Monday, September 13, 2010

Contract Readability -- Part 1

What makes a document easier to read and understand by both humans and machines? Does readability—or lack thereof—affect document quality?

The next few blog posts will focus on drafting practices to assure quality and avoid mistakes. The purpose is to try and identify best—and worse practices—and discuss whether they have any significant impact on quality.

The golden rules of human readability are generally well understood. JoAnn Hackos and Dawn Stephens in Standards for Online Communication (1997) summarizes the rules:

  • “Use short, simple, familiar words.
  • Avoid jargon.
  • Use culture-and-gender-neutral language.
  • Use correct grammar, punctuation, and spelling.
  • Use simple sentences, active voice, and present tense.
  • Begin instructions in the imperative mode by starting sentences with an action verb.
  • Use simple graphic elements such as bulleted lists and numbered steps to make information visually accessible.”

But, lawyers, as typified by a well-known Dilbert cartoon, are well known to violate each rule with reckless abandon.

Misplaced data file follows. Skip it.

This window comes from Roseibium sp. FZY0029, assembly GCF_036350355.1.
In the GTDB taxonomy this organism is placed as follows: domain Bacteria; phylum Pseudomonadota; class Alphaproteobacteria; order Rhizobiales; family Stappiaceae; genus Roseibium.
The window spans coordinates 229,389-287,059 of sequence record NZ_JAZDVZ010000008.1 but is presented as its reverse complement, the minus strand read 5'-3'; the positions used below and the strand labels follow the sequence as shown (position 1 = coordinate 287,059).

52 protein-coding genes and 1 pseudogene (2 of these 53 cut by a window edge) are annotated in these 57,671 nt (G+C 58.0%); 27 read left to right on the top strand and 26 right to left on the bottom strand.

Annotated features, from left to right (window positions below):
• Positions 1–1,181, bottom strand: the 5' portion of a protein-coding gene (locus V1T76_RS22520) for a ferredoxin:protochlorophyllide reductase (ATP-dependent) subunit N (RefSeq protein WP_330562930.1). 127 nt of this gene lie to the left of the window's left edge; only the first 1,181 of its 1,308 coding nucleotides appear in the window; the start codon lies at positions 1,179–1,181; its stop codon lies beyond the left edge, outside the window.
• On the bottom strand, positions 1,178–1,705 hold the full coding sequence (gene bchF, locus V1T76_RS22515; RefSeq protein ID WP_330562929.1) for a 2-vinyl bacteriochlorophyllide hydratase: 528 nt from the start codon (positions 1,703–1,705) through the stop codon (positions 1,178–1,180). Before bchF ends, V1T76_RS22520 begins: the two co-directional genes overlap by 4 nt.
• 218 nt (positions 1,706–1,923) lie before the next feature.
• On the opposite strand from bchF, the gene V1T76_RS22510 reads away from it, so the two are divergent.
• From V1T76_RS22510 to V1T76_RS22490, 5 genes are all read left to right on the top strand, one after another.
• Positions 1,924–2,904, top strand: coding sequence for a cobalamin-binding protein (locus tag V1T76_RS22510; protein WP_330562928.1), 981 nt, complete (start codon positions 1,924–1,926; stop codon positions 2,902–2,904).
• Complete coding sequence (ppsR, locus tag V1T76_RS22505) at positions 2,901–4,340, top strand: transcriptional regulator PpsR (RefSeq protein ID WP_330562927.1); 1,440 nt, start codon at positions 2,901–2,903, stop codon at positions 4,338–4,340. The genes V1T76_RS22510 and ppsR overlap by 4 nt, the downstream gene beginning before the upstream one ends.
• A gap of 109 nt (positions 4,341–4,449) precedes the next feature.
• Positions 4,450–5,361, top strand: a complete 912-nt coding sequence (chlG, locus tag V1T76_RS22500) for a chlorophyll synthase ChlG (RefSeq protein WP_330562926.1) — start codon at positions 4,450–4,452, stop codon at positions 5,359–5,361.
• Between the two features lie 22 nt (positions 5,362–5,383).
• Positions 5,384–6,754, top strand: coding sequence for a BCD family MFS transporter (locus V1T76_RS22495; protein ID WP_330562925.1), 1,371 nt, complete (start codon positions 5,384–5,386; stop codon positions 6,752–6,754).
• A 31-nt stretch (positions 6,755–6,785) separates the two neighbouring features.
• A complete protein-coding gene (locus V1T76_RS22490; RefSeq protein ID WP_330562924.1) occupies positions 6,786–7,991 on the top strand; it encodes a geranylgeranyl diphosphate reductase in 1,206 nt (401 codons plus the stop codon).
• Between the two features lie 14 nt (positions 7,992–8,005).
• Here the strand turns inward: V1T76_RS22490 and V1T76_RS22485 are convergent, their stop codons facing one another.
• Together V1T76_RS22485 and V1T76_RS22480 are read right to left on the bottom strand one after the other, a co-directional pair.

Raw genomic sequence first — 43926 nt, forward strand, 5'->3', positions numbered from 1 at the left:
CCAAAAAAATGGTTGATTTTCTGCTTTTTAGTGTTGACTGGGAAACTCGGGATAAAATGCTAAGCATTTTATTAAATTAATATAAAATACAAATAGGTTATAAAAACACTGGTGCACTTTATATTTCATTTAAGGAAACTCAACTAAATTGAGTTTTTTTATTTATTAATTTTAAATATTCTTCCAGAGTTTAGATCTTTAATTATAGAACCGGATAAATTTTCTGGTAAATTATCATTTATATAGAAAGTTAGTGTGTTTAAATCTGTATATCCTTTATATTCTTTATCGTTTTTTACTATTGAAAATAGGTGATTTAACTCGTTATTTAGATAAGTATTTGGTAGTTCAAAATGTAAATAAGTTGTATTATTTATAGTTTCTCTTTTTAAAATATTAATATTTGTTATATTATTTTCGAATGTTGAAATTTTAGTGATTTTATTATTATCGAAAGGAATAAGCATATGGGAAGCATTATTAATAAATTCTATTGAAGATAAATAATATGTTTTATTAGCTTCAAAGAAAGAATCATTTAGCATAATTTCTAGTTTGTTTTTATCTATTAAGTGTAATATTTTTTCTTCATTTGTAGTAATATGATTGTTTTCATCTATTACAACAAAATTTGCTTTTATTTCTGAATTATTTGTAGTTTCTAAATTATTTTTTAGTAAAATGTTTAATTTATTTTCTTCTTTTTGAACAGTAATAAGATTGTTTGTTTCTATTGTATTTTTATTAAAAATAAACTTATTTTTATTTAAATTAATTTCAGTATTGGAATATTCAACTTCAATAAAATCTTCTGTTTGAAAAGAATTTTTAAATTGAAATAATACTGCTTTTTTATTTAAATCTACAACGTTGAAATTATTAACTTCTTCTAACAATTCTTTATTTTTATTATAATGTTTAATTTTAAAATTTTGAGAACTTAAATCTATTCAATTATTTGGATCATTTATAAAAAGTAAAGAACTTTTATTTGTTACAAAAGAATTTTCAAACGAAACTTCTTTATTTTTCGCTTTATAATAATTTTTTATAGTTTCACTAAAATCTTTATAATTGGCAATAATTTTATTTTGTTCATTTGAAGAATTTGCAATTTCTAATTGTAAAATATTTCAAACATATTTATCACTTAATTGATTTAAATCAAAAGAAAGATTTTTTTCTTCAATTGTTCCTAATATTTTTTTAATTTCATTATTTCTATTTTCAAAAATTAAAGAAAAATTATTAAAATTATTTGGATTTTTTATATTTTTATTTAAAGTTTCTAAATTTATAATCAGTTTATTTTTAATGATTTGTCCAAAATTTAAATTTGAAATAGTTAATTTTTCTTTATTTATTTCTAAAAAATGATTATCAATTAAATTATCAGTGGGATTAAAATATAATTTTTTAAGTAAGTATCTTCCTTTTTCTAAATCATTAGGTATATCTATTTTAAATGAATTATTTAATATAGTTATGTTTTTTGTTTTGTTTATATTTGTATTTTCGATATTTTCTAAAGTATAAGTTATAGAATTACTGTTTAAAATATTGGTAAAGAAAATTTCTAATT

There’s a fabulous site you can use to test the readability of your contracts.

Online Readability Test

It estimates the number of years of formal education required to understand text on first reading using the Gunning Fog index. The software reported that for one merger agreement I processed, you will need nearly 23 years of schooling. It will be interesting to discover the most incomprehensible document.

Contractual clarity has long been the goal of the Plain English movement. But, it has made only limited progress. In the next post, I’ll address whether readability matters.

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